Richard Lormand's films are always a key to the best films at the festivals of Berlin, Venice and Cannes. If he reps them, you want to see them. And here they are:
Boris Khlebnikov's A Long And Happy Life: (ISA:Films Boutique) It takes conviction to decide to make a movie like this one, and that conviction permeates throughout, highlighting a strong, convincing performance by leading actor Alexander Yatsenko. Good script and skillful filmmaking also make this powerful tale of the little guy fighting the system all the more watchable. The idyllic beauty of the seaside village location and its surroundings becomes even more intriguing thanks to cinematographer Pavel Kostomarov (a Berlinale winner for Outstanding Artistic Achievement for his work in HOW I ENDED THIS SUMMER).
Thomas Arslan's Gold: (ISA:The Match Factory) I'll be as guilty as anyone else who simply refers to this great movie as "the German western". Yet it's so much more in terms of every single aspect of filmmaking – script, direction, acting, cinematography, art direction, etc. (from the same production team as Christian Petzold's BARBARA)… Yes, as an American, I get a real kick out of this adventurous western journey being mostly in German (authentically as it's about a group of Germans). But that alone would never have been enough to keep me glued to the screen in anticipation… And if you aren't a Nina Hoss fan yet, this one will convert you. To carry a film like this, it takes more than being one of the most accomplished actresses around – it takes a star.
Felix Van Groeningen's The Broken Circle Breakdown: (ISA:The Match Factory) The country and western motif continues with this Flemish gem and its sidebar nod to bluegrass music. Yes, bluegrass, and it rocks, especially when sung by leading actors Johan Heldenbergh and Veerle Baetens. Their performances are nothing less than incredible, and this is, without a doubt, one of the most heartbreaking films I've seen in a long time. Just thinking about it can bring a lump to my throat. The saddest feel-good movie I've ever seen. Felix van Groeningen is definitely a director to watch out for.
Sebastien Lifshitz's Bambi: (ISA:Doc & Film International) Only months since he debuted the groundbreaking doc LES INVISIBLES in Cannes, Sebastien Liftshitz offers us the inspirational BAMBI, an affectionate portrait of French transsexual Marie-Pierre Pruvot. Sebastien has a probing eye of rare sensitivity which he has used in all of his films, such as the Teddy Award-winning fiction feature WILD SIDE. I was deeply moved by what Bambi's story represents today, and this is due just as much to sharp directorial skill as to the fascinating human subject.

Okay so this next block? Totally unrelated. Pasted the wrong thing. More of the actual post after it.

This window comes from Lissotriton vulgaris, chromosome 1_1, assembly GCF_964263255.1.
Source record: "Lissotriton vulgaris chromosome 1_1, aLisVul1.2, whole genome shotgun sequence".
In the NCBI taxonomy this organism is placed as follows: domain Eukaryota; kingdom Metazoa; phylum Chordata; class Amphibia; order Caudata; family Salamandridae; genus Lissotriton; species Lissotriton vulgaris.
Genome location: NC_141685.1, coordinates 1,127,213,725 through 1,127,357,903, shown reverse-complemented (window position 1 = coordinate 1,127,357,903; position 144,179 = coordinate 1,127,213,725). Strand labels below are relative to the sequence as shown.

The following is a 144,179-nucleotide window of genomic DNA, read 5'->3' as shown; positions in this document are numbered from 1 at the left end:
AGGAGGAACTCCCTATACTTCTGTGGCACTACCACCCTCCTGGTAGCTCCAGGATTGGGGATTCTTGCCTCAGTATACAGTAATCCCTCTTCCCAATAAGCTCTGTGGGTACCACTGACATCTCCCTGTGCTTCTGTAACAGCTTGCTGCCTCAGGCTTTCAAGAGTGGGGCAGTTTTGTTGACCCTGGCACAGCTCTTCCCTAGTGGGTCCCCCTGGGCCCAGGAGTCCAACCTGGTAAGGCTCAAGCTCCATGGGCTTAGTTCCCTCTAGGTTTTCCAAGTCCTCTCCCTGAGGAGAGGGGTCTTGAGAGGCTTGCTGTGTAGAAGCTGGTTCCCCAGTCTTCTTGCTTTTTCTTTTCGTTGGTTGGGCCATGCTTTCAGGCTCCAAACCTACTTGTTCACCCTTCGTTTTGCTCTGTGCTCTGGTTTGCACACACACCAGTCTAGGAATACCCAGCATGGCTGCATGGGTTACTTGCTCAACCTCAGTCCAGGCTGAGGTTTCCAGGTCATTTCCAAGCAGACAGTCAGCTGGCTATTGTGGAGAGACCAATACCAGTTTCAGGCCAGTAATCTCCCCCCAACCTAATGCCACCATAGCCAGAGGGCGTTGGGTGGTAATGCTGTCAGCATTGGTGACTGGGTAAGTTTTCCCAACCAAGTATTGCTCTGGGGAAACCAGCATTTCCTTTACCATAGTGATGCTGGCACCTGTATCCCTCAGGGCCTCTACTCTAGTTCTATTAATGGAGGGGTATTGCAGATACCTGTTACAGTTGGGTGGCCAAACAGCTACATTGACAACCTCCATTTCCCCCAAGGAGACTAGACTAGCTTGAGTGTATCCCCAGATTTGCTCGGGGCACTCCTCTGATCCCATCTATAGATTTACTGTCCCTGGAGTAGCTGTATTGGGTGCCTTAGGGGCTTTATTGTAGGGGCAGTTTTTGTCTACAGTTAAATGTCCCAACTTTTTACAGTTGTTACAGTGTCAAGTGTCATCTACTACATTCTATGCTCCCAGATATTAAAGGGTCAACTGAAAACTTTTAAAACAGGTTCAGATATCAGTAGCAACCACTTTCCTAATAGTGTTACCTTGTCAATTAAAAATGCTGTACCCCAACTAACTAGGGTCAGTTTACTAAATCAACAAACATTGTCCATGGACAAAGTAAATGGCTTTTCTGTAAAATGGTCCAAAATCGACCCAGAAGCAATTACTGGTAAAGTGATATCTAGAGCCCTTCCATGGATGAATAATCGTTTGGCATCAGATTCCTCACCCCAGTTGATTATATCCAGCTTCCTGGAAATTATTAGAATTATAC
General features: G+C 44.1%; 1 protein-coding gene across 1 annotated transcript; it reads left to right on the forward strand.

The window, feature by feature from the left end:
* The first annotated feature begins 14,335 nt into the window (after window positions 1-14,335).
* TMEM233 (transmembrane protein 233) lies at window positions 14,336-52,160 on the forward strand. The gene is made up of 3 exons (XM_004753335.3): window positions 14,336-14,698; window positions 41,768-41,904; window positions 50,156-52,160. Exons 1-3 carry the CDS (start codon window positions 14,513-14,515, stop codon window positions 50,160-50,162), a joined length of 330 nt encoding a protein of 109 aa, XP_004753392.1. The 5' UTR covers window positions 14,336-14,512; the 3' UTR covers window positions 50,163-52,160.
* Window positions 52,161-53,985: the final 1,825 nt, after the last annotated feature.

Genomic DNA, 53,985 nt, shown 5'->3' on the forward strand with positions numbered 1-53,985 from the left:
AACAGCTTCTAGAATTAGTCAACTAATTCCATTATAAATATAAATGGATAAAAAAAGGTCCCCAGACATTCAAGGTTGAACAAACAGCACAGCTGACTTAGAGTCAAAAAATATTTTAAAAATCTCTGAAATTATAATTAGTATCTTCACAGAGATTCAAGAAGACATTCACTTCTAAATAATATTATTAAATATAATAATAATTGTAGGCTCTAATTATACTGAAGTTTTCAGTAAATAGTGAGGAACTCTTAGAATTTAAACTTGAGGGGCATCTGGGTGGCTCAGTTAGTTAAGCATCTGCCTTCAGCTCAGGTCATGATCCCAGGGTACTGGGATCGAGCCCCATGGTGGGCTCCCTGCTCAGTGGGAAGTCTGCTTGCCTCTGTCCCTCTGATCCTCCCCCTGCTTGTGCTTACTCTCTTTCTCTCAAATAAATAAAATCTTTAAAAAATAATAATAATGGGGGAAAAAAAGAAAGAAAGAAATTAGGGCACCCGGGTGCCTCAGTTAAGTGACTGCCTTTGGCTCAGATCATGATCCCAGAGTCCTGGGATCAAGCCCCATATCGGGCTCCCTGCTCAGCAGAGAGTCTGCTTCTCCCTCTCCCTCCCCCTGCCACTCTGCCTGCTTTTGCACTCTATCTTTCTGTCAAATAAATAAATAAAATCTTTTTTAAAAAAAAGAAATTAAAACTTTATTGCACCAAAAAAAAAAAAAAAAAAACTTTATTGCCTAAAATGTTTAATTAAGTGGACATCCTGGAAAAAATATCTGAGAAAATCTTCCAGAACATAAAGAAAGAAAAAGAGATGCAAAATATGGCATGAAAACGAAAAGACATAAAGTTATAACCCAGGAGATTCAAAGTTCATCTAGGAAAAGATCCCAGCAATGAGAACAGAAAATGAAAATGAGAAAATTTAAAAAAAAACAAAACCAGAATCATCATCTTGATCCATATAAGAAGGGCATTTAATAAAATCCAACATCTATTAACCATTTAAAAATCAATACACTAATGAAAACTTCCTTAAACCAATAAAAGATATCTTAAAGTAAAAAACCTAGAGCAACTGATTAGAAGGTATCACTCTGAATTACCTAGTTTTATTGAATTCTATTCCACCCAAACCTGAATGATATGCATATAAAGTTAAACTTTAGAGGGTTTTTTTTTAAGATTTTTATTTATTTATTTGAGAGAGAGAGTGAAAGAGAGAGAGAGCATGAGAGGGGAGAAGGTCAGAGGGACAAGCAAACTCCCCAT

Jacques Doillon's Love Battles (Mes Seances De Lutte): (ISA:Doc&Film International) This film can literally boast kick-ass performances by leading couple Sara Forestier and James Thierree. You gotta see it to believe it. I didn't see this one coming and I still can't quite figure out where it came from. Intense, moving, captivating… Jacques Doillon remains on the up, already sharing this new feature since recently premiering YOU ME AND US (UN ENFANT DE TOI) at November's Rome Film Festival. He proves once again that he is a master at dissecting the dramatic intricacies of the couple.
Danis Tanovic's An Episode In The Life Of An Iron Picker: (ISA:The Match Factory) There's so much injustice around and I love it when a director makes it his or her passion to say something about it. In this case, it's Oscar-winner Danis Tanovic, this time showing us life in a different kind of wartime – the struggles of daily life for the underprivileged and discriminated against. It takes a natural born filmmaker to pick up a Canon and start making a movie because he's mad as hell about a real event that happened in his own backyard.
David Gordon Green's Prince Avalanche: (ISA: Cinetic International) Let's welcome David Gordon Green back to the Berlinale – he hasn't shown a film here since his debut GEORGE WASHINGTON. Since then, he's had an eclectic career from sensitive indies to mainstream comedies. PRINCE AVALANCHE offers the best of both of those worlds and highlights two uber-talented American actors – Paul Rudd and Emile Hirsch.